Background.

Experimental undernutrition in animals, during the critical brain development period, produces retardation of brain growth as well as a number of different morphologic and functional abnormalities in neurons, mainly in the dendritic synaptic apparatus. These alterations are the cause of the poor neurointegrative development that occurs in experimental malnutrition. Severe malnutrition during early postnatal life in humans is known to produce similar neurointegrative disorders as well as mental retardation, but there are very few studies describing the morphology of the dendritic apparatus in infants suffering from this condition.

Objective.

To study the dendritic spine density and morphology in dendrites from cortical neurons in infants dying from severe malnutrition.

Methodology.

Brain sections from the somestesic, motor, and occipital cortical areas of 13 infants who died of severe malnutrition and 7 eutrophic infants who died of other causes were studied by means of the rapid Golgi method. Apical dendritic spines from neurons of the fifth cortical layer were studied and counted in all sections.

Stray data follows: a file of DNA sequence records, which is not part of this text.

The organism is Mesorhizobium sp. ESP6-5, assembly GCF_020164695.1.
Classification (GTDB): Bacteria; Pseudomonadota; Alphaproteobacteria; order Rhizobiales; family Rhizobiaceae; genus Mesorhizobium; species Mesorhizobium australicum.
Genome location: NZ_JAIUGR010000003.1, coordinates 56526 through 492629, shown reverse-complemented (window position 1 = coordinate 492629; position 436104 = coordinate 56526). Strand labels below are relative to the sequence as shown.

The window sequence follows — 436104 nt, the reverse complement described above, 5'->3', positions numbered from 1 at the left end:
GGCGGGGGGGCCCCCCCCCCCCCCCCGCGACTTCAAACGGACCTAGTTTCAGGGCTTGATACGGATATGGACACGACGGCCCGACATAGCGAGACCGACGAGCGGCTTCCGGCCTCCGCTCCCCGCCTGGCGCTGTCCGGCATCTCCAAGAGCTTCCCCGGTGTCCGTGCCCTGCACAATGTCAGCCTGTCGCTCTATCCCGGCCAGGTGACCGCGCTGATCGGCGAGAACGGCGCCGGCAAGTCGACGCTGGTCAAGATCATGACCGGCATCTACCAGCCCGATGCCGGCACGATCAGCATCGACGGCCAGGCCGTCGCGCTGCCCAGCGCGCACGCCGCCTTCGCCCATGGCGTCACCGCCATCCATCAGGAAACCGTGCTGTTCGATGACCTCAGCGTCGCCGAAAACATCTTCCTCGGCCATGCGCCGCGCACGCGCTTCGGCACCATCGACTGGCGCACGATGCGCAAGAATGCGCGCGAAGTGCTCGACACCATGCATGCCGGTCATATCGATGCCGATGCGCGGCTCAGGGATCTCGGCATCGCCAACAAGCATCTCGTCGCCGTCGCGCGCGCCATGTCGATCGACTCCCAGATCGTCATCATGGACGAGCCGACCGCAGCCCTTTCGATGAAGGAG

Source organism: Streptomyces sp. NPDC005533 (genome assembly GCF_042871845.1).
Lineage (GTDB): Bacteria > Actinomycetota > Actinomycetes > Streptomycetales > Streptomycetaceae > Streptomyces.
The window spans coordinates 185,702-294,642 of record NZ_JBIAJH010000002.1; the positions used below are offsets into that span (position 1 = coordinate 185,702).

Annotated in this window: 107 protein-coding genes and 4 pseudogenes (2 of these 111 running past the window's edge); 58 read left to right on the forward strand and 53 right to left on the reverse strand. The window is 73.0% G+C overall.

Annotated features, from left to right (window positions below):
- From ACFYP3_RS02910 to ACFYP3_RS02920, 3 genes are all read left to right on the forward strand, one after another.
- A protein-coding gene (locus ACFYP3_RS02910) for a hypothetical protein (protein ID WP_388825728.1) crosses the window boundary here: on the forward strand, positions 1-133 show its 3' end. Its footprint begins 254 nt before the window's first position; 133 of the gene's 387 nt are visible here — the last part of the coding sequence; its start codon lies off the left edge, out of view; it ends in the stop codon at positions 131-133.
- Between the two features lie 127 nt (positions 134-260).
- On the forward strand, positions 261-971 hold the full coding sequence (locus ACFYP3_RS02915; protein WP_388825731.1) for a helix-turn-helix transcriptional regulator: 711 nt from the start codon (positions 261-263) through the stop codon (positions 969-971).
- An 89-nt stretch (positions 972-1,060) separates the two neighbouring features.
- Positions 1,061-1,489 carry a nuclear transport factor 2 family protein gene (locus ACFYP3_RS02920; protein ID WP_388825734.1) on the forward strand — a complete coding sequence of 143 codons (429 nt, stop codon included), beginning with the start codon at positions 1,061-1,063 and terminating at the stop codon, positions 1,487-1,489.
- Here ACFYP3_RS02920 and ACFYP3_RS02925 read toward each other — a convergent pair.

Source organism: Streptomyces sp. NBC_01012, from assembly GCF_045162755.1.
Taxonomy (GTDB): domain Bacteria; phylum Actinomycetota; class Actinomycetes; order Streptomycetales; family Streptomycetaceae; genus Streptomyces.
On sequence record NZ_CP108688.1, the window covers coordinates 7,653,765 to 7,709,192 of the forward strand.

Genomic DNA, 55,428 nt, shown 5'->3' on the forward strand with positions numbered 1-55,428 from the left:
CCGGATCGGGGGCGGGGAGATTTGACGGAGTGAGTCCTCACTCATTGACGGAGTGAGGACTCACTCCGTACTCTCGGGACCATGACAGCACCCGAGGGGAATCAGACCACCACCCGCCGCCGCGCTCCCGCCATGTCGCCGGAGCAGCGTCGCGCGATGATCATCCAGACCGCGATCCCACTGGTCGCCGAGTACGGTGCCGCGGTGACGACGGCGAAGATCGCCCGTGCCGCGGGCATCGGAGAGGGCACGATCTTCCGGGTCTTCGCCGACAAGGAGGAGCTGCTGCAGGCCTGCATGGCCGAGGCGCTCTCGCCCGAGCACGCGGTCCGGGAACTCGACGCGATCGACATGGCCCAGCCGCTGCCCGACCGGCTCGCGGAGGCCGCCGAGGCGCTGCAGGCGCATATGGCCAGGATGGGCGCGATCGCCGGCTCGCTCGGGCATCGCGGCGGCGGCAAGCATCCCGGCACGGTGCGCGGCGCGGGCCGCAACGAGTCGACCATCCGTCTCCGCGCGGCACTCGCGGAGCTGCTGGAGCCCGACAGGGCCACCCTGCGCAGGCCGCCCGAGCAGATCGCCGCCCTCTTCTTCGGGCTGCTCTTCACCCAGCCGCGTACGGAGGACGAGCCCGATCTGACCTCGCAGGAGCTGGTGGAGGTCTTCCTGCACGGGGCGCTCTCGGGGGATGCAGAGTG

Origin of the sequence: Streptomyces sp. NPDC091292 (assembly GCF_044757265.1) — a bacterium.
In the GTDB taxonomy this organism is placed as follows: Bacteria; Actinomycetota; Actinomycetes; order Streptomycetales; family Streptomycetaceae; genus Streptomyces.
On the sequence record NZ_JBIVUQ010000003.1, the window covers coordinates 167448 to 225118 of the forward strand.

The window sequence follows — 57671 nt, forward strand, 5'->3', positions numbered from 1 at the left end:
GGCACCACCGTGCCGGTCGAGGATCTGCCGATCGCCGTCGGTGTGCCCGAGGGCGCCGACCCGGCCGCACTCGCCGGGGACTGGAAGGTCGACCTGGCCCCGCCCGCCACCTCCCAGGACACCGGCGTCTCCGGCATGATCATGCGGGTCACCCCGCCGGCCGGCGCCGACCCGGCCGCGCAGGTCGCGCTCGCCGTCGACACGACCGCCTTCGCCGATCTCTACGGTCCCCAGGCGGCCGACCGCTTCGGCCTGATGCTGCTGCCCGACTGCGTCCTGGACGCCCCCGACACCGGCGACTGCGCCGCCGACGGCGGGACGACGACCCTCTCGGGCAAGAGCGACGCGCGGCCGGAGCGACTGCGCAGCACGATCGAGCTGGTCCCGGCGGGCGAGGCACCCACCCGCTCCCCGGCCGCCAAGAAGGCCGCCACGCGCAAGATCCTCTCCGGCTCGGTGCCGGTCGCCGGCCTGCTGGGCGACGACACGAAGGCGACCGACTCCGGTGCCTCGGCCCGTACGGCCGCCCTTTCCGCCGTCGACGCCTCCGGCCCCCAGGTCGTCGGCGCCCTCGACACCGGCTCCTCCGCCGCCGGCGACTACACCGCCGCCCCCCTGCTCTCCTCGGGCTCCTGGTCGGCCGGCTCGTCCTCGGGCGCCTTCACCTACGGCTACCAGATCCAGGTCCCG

Results.

Apical dendrites were significantly shorter in malnourished infants than in the control group (581.54 ± 54.32 μm in severe malnutrition vs 846.3 μm in normal infants). The number of dendritic spines per dendrite was also significantly diminished (185.3 ± 36.1 in malnourished vs 374.3 ± 41.6 in eutrophic infants). There were marked morphologic abnormalities in the dendritic spines of infants dying of severe malnutrition that were classified as dysplastic.

Conclusions.

Short apical dendrites, fewer spines, and dendritic spine abnormalities occur in severe infant malnutrition. These anatomic anomalies might be related to the neuropsychological deficits that occur in these children.

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